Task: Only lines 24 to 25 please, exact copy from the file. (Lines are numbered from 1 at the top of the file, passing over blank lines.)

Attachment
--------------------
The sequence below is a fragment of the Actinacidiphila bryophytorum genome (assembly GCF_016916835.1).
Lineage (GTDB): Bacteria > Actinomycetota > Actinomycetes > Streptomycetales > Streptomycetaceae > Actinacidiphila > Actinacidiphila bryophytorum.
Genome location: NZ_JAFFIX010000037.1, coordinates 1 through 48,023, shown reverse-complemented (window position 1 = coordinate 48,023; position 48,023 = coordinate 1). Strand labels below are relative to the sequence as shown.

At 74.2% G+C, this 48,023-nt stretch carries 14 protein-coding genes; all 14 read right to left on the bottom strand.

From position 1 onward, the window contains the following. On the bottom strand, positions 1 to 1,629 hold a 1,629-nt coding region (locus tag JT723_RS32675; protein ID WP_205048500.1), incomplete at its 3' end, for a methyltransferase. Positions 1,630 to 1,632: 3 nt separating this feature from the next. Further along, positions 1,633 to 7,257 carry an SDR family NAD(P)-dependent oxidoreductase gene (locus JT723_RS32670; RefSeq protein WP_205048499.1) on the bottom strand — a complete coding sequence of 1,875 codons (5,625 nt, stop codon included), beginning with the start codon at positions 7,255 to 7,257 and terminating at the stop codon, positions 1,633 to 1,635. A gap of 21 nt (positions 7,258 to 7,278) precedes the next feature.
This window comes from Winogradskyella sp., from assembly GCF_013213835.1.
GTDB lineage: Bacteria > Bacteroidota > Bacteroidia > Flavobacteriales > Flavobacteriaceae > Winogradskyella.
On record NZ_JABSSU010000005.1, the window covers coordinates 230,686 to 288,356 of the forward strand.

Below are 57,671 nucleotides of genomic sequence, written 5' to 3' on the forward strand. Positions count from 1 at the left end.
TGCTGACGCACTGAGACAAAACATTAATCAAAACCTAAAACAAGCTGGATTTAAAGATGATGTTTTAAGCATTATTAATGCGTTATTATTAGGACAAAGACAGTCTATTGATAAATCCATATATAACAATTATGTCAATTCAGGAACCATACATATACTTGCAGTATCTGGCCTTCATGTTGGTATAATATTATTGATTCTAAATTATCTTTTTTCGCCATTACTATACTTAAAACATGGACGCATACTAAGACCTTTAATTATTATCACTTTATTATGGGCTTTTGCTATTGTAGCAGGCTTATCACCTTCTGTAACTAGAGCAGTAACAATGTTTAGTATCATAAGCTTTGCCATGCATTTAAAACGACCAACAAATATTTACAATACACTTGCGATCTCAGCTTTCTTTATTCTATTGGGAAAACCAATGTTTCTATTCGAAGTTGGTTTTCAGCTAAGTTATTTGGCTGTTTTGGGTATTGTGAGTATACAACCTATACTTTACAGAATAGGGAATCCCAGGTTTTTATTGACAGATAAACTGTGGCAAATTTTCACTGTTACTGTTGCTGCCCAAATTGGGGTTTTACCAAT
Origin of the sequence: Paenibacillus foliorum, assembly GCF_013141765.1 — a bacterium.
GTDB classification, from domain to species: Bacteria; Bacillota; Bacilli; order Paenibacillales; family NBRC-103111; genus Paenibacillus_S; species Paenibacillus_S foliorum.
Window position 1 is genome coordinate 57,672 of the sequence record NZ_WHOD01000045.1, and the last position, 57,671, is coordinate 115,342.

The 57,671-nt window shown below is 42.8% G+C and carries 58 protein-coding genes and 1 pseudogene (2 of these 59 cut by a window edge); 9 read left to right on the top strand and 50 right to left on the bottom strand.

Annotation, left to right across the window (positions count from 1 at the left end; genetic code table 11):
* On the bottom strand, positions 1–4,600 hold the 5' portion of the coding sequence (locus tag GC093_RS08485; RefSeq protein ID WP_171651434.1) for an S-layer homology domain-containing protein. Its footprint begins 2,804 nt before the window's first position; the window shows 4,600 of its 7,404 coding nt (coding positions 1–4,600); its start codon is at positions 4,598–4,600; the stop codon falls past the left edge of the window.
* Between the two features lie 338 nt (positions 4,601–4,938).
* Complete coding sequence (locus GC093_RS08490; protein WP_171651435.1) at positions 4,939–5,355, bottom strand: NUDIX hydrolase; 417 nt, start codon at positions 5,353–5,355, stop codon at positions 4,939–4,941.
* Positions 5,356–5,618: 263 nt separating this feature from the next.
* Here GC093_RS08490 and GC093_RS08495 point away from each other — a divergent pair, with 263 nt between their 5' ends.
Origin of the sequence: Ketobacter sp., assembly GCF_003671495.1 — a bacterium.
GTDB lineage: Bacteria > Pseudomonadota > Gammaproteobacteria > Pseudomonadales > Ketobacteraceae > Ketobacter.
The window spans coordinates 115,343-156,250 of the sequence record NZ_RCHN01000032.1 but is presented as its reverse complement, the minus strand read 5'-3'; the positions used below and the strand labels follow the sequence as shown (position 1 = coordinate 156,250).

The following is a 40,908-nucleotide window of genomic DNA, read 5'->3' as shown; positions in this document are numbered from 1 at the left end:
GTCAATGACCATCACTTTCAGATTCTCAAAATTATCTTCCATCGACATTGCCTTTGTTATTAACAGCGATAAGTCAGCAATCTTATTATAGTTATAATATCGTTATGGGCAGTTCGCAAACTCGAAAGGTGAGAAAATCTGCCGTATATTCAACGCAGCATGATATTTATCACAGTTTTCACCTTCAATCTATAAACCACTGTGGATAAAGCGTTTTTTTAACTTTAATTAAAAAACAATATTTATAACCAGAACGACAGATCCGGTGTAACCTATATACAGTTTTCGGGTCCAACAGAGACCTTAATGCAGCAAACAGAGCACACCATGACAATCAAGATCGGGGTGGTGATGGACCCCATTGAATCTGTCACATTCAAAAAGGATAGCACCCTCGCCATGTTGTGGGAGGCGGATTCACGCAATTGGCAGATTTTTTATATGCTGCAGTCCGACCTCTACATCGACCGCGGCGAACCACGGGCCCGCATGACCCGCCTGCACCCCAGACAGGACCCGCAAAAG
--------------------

The following is a 40,908-nucleotide window of genomic DNA, read 5'->3' as shown; positions in this document are numbered from 1 at the left end:
GTCAATGACCATCACTTTCAGATTCTCAAAATTATCTTCCATCGACATTGCCTTTGTTATTAACAGCGATAAGTCAGCAATCTTATTATAGTTATAATATCGTTATGGGCAGTTCGCAAACTCGAAAGGTGAGAAAATCTGCCGTATATTCAACGCAGCATGATATTTATCACAGTTTTCACCTTCAATCTATAAACCACTGTGGATAAAGCGTTTTTTTAACTTTAATTAAAAAACAATATTTATAACCAGAACGACAGATCCGGTGTAACCTATATACAGTTTTCGGGTCCAACAGAGACCTTAATGCAGCAAACAGAGCACACCATGACAATCAAGATCGGGGTGGTGATGGACCCCATTGAATCTGTCACATTCAAAAAGGATAGCACCCTCGCCATGTTGTGGGAGGCGGATTCACGCAATTGGCAGATTTTTTATATGCTGCAGTCCGACCTCTACATCGACCGCGGCGAACCACGGGCCCGCATGACCCGCCTGCACCCCAGACAGGACCCGCAAAAG